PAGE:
Whole Leaf Tobacco

Lets see your Perique Press

Jitterbugdude

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#1
With everyone making their own Perique these days I thought it would be interesting to put everyone's photos of their perique press in one place.

Here's mine. I have two. A 1 liter oak barrel and an 8 oz stainless steel cup. When using the stainless steel cup I shred the tobacco first, then press. I can get almost 3 cups of shredded tobacco into it.


Perique Press.jpg



and


IMG_0484.jpg
 

jojjas

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#2
20161128_210450.jpg
I always try to keep thing´s as simple as i could
A 1 liter plastic bucket , a pvc puck and c-clamp ,and presto ,a perique press is born
The bag to the left is just even more simplified , just vacuum sealed wet leafs , and that also work´s
 

Chris A

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#3
Sorry to resurrect this older thread. I'm intrigued by the vacuum sealing method since I own a sealer.

Jojjas-Could you explain how wet you get the leaf? Shread first? How long in the bag? Room temperature OK?

Thanks!

Chris
 

jojjas

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#4
Soaking the leafs in a bucket of sterilised (boiled and let cool down to room temprataure) water , take them up and let them dry to real soggy (1 hour or so ). Not shredded and midribs intact , for easy handling when they are ready , folded and placed one by one in the bag , vacum suction to no air is left , seal the the bag and let it rest in roomtemprature min 3 months
In my opinion , i think i could detect a slight difference in flavour and aroma to a little bit sweeter apperance for vacum method , but that´s just what i think , report will be posted when lab-rats has try it :)
 

Smokin Harley

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#5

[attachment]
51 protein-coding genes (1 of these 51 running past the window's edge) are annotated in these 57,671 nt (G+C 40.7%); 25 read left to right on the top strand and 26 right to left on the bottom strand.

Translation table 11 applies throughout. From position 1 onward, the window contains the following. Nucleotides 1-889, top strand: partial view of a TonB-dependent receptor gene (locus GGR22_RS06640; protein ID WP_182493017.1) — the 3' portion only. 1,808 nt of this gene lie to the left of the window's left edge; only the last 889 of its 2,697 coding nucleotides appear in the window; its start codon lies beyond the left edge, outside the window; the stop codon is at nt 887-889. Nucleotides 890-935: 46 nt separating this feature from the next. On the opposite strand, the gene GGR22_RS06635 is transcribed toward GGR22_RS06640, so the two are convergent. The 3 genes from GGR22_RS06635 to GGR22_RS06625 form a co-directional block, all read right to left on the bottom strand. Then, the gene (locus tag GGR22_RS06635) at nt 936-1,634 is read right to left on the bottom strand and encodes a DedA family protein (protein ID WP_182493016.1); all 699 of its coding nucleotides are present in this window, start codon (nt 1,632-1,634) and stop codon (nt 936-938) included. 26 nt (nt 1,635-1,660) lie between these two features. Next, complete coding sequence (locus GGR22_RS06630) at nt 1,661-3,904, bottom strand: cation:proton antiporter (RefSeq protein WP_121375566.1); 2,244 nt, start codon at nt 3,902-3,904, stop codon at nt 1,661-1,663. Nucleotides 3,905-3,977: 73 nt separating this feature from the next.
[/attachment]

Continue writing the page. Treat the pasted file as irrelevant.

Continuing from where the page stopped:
Soaking the leafs in a bucket of sterilised (boiled and let cool down to room temprataure) water , take them up and let them dry to real soggy (1 hour or so ). Not shredded and midribs intact , for easy handling when they are ready , folded and placed one by one in the bag , vacum suction to no air is left , seal the the bag and let it rest in roomtemprature min 3 months
In my opinion , i think i could detect a slight difference in flavour and aroma to a little bit sweeter apperance for vacum method , but that´s just what i think , report will be posted when lab-rats has try it :)
Interesting idea. No evaporation, no stink. So do you suppose it doesnt need to have a huge load of weight on it while it ferments?
 

Chris A

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#6
One last question. Most of what I have read talks about color cured leaf. All my leaf is fermented cigar tobacco from FTT. Will this Work? If not, what should I purchase or trade for?
 

Jitterbugdude

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#7
You can use any leaf you want. Keep in mind some varieties will taste different that others. Some of the best Perique I've ever made was from Havana 263. I've made Perique from Lemon Virginia too but did not care for it. Currently, my favorite Perique is made from Semois.